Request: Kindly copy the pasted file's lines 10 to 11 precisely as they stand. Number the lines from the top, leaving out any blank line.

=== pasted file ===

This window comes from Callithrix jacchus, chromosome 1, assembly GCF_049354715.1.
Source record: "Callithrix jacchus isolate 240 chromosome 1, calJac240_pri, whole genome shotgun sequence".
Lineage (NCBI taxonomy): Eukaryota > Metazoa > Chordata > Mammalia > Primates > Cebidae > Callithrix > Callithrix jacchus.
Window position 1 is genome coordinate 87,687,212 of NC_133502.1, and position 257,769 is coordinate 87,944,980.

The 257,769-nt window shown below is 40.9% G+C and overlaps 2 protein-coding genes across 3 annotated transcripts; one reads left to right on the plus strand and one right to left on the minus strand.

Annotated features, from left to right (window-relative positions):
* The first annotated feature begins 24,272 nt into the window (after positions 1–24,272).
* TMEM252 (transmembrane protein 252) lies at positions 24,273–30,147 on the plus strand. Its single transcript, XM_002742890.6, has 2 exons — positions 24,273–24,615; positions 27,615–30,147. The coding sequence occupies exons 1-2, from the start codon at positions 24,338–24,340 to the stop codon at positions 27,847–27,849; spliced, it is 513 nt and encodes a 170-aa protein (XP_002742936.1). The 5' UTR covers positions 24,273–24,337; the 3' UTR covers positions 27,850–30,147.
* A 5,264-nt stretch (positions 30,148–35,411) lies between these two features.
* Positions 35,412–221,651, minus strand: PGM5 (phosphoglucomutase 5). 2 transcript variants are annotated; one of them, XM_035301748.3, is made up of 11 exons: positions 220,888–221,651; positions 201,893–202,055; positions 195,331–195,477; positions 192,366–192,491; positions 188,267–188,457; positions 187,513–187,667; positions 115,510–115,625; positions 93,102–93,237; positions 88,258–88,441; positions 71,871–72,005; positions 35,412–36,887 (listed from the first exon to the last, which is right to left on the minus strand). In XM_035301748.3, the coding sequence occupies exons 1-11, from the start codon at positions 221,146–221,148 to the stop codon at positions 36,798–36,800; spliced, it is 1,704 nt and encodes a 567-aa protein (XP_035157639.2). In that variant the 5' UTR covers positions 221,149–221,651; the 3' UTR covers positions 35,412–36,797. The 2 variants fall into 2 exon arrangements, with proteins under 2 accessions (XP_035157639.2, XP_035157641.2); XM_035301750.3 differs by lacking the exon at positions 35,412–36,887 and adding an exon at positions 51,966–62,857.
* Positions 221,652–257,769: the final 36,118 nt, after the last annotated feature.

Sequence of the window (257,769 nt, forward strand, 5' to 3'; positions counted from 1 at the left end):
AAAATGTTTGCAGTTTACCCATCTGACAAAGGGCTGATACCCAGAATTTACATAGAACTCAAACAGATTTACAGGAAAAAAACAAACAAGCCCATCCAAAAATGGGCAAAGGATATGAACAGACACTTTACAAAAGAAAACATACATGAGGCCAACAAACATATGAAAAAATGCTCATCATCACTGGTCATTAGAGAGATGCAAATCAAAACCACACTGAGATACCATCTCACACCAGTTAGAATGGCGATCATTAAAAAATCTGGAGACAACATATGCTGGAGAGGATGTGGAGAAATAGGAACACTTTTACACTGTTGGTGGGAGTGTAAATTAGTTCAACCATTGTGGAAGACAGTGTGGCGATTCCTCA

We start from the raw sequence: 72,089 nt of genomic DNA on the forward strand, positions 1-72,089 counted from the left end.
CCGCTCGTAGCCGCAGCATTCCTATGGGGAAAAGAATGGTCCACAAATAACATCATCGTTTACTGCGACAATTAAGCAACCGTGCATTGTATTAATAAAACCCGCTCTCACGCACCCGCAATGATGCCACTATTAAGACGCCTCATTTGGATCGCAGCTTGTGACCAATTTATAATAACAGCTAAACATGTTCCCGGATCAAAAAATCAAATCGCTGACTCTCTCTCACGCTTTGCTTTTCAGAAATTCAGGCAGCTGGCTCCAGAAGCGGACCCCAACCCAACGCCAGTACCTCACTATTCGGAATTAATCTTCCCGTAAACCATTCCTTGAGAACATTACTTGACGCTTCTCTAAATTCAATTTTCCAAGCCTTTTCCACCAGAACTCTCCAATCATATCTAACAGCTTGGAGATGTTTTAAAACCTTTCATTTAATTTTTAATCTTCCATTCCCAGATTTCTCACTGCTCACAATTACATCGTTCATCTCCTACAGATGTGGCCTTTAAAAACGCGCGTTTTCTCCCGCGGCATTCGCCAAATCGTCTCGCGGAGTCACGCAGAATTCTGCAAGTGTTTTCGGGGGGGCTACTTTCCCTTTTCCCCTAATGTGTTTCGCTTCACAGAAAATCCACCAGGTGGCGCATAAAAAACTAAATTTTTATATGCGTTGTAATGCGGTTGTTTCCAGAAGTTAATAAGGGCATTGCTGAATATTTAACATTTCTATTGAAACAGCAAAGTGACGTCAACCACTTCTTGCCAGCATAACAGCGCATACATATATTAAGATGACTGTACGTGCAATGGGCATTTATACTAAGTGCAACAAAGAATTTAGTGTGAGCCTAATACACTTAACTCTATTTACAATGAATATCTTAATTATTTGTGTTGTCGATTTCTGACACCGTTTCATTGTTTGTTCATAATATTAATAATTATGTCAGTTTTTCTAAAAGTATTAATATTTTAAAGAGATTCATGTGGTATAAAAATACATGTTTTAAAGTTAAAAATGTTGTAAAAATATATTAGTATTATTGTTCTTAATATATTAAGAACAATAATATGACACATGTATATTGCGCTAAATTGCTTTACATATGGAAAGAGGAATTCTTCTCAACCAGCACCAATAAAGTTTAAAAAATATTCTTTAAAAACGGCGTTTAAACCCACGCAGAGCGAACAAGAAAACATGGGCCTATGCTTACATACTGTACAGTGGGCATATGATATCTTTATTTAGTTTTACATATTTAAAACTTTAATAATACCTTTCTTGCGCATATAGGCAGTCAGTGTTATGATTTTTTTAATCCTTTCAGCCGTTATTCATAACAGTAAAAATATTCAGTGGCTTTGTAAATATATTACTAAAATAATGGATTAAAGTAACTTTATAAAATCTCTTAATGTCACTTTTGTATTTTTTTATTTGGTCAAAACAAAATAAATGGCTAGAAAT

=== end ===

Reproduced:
* Positions 35,412–221,651, minus strand: PGM5 (phosphoglucomutase 5). 2 transcript variants are annotated; one of them, XM_035301748.3, is made up of 11 exons: positions 220,888–221,651; positions 201,893–202,055; positions 195,331–195,477; positions 192,366–192,491; positions 188,267–188,457; positions 187,513–187,667; positions 115,510–115,625; positions 93,102–93,237; positions 88,258–88,441; positions 71,871–72,005; positions 35,412–36,887 (listed from the first exon to the last, which is right to left on the minus strand). In XM_035301748.3, the coding sequence occupies exons 1-11, from the start codon at positions 221,146–221,148 to the stop codon at positions 36,798–36,800; spliced, it is 1,704 nt and encodes a 567-aa protein (XP_035157639.2). In that variant the 5' UTR covers positions 221,149–221,651; the 3' UTR covers positions 35,412–36,797. The 2 variants fall into 2 exon arrangements, with proteins under 2 accessions (XP_035157639.2, XP_035157641.2); XM_035301750.3 differs by lacking the exon at positions 35,412–36,887 and adding an exon at positions 51,966–62,857.
* Positions 221,652–257,769: the final 36,118 nt, after the last annotated feature.